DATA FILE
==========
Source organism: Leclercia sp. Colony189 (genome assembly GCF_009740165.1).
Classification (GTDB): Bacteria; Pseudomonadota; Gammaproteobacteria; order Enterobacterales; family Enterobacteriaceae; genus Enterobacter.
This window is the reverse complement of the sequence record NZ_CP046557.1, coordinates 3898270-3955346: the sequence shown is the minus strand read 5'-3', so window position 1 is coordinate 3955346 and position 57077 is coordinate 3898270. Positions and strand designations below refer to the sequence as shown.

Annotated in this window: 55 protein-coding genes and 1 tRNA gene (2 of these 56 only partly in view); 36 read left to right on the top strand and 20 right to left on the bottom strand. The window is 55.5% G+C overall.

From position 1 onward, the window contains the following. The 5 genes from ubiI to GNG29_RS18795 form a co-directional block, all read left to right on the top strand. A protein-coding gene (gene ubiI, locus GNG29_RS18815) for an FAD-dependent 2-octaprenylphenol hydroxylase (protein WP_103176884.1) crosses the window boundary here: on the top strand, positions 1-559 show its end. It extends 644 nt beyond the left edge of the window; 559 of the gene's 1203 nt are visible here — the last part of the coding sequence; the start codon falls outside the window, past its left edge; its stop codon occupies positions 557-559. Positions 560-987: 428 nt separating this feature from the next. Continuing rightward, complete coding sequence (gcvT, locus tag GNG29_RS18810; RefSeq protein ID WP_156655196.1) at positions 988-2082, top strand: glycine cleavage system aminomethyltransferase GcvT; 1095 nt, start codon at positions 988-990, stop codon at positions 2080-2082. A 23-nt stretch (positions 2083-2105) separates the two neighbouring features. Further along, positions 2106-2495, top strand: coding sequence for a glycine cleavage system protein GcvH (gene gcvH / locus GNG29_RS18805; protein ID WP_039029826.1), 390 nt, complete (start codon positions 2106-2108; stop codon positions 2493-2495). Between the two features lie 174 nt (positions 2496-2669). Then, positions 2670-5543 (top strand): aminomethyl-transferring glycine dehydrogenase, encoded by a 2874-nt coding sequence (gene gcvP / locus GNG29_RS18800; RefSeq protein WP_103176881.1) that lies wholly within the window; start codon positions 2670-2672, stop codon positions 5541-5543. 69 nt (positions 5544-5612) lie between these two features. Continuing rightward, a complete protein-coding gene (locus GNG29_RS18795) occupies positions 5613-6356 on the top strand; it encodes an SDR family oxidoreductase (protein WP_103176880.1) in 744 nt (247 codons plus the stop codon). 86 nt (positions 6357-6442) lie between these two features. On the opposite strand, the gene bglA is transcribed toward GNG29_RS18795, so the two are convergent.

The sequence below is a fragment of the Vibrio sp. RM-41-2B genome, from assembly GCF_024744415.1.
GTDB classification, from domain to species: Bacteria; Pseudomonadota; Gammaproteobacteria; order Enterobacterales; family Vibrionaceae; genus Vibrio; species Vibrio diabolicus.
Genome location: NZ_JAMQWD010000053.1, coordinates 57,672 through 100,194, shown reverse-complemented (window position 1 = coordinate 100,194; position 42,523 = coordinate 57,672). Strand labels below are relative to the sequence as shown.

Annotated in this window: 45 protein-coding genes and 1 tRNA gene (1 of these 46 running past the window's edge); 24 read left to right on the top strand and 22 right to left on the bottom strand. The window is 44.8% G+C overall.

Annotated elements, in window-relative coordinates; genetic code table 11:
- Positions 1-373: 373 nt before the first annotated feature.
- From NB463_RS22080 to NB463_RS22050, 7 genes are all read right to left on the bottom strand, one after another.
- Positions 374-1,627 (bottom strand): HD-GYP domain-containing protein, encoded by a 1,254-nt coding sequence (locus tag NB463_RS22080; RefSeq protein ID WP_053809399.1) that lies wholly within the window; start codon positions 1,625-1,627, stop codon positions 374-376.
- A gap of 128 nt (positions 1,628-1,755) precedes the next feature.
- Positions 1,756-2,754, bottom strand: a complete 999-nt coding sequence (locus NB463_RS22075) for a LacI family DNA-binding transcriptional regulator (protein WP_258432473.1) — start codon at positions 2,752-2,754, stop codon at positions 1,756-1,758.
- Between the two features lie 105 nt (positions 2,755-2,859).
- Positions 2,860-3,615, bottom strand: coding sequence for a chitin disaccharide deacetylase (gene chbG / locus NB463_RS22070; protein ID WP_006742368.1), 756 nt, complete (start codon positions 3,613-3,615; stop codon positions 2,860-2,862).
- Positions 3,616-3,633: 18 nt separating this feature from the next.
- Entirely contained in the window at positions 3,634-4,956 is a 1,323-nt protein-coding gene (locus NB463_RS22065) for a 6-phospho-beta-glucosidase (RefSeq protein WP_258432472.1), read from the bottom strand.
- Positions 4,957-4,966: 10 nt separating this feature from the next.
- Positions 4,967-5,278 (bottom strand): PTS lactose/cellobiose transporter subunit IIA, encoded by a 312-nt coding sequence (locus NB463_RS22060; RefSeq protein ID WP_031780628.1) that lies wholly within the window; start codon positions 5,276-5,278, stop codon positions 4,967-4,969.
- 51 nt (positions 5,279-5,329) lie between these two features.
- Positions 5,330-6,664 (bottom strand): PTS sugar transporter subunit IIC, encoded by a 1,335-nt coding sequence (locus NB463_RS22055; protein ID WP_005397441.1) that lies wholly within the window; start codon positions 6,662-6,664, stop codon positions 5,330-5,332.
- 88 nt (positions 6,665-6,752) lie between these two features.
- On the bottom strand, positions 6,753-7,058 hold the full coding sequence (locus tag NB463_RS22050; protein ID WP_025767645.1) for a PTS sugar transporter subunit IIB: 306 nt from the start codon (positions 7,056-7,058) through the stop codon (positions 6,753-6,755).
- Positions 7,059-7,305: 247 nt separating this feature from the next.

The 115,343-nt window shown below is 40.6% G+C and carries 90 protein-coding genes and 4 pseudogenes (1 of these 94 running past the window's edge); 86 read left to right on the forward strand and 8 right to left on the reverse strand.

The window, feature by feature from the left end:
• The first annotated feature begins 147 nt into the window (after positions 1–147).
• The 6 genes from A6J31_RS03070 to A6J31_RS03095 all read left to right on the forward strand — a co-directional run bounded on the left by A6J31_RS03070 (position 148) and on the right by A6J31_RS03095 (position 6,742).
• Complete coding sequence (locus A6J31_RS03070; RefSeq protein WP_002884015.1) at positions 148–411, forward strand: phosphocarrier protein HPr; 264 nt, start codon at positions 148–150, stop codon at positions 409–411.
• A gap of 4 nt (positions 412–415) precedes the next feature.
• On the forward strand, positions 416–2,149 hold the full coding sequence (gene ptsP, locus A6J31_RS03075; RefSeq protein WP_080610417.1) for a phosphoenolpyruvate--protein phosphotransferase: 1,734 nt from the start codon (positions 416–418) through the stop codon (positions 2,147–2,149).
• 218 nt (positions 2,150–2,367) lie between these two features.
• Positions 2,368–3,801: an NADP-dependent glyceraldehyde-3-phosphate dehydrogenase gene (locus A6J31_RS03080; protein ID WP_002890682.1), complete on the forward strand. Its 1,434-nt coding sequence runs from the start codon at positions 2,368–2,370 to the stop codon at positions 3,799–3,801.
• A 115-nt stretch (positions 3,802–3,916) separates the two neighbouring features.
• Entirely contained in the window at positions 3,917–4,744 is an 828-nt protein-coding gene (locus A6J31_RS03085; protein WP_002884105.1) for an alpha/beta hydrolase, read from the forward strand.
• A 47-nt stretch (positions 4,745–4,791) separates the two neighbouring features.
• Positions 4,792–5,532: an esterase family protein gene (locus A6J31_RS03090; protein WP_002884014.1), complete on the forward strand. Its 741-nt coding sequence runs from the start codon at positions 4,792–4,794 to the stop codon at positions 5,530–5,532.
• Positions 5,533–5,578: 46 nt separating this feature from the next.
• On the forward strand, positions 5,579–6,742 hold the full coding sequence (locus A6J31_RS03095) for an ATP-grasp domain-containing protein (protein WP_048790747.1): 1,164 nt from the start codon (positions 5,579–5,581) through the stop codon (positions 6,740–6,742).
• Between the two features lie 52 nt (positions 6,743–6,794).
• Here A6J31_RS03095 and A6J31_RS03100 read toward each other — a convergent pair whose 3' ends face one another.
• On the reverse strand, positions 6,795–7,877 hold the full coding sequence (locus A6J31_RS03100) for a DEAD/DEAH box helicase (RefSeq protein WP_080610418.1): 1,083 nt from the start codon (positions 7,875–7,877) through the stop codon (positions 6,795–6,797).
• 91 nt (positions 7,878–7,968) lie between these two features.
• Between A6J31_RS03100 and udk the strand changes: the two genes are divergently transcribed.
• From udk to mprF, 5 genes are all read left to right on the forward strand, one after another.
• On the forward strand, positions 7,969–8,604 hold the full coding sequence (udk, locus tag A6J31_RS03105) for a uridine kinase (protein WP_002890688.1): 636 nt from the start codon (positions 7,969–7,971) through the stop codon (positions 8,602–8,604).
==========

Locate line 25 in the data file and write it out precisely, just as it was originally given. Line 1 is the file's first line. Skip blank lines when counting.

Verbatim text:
- On the bottom strand, positions 6,753-7,058 hold the full coding sequence (locus tag NB463_RS22050; protein ID WP_025767645.1) for a PTS sugar transporter subunit IIB: 306 nt from the start codon (positions 7,056-7,058) through the stop codon (positions 6,753-6,755).